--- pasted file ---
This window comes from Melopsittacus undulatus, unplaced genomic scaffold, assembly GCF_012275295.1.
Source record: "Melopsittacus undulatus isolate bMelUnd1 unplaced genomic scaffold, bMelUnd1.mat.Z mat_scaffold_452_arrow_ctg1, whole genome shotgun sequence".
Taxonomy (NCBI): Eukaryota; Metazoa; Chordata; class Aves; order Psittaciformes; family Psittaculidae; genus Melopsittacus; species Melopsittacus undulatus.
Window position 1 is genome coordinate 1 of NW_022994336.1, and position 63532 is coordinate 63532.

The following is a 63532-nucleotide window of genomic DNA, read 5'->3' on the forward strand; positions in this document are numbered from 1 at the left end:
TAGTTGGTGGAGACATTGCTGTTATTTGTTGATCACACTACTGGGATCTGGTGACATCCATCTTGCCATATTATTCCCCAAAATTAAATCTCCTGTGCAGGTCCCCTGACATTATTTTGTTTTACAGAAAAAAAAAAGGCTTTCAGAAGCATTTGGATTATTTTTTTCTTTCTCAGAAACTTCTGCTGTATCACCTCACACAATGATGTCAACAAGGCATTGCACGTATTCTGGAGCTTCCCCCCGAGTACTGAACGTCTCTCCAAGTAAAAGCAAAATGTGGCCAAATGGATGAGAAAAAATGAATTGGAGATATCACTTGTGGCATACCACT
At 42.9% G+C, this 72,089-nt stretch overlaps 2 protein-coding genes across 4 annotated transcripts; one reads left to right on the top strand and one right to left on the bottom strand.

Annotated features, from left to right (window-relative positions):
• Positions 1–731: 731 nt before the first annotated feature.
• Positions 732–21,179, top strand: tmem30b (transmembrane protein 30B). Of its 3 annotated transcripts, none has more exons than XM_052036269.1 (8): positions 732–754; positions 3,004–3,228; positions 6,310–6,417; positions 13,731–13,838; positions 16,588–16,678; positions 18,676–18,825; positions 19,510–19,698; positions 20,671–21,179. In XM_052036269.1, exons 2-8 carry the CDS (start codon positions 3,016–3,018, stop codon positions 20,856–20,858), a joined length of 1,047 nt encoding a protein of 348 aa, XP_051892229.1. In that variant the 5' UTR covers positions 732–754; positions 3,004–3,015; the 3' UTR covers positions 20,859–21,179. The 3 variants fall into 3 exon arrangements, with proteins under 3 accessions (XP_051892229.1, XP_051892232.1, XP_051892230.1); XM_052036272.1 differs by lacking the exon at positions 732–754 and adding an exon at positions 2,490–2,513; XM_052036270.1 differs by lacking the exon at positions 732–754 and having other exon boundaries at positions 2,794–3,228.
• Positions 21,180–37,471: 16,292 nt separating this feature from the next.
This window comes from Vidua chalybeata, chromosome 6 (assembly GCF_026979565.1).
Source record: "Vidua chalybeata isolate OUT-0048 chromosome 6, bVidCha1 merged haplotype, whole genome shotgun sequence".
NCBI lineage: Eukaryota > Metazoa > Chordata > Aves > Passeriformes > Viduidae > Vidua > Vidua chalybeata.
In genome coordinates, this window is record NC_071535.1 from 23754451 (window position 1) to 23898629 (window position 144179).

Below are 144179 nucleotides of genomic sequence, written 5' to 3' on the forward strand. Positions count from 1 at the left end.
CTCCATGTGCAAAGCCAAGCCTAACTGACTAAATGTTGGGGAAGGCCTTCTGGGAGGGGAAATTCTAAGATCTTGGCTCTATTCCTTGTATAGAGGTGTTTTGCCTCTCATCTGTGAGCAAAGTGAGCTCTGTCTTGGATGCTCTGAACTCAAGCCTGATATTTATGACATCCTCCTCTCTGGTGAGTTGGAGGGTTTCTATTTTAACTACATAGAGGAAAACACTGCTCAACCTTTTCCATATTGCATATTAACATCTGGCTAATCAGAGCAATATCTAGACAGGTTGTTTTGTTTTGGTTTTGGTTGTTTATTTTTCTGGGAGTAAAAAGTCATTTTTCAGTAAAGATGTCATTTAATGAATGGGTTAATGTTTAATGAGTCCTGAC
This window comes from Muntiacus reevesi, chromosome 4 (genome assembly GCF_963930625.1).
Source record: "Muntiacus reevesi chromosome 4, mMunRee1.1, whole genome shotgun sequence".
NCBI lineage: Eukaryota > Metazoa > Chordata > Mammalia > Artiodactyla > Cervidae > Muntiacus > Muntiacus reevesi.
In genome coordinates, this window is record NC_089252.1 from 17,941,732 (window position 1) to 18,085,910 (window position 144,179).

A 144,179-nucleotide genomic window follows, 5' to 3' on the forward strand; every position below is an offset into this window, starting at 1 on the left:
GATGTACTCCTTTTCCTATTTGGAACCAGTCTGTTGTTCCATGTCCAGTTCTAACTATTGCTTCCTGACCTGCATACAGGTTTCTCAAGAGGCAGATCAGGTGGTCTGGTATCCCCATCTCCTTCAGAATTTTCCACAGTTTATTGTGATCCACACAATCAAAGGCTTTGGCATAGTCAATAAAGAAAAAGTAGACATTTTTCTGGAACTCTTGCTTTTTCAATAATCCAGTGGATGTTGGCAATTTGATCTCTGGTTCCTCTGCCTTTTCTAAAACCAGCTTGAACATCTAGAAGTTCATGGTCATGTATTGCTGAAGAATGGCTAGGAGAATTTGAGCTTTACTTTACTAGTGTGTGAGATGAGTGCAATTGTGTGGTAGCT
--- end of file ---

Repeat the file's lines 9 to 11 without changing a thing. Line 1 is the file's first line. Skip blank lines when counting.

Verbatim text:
• Positions 1–731: 731 nt before the first annotated feature.
• Positions 732–21,179, top strand: tmem30b (transmembrane protein 30B). Of its 3 annotated transcripts, none has more exons than XM_052036269.1 (8): positions 732–754; positions 3,004–3,228; positions 6,310–6,417; positions 13,731–13,838; positions 16,588–16,678; positions 18,676–18,825; positions 19,510–19,698; positions 20,671–21,179. In XM_052036269.1, exons 2-8 carry the CDS (start codon positions 3,016–3,018, stop codon positions 20,856–20,858), a joined length of 1,047 nt encoding a protein of 348 aa, XP_051892229.1. In that variant the 5' UTR covers positions 732–754; positions 3,004–3,015; the 3' UTR covers positions 20,859–21,179. The 3 variants fall into 3 exon arrangements, with proteins under 3 accessions (XP_051892229.1, XP_051892232.1, XP_051892230.1); XM_052036272.1 differs by lacking the exon at positions 732–754 and adding an exon at positions 2,490–2,513; XM_052036270.1 differs by lacking the exon at positions 732–754 and having other exon boundaries at positions 2,794–3,228.
• Positions 21,180–37,471: 16,292 nt separating this feature from the next.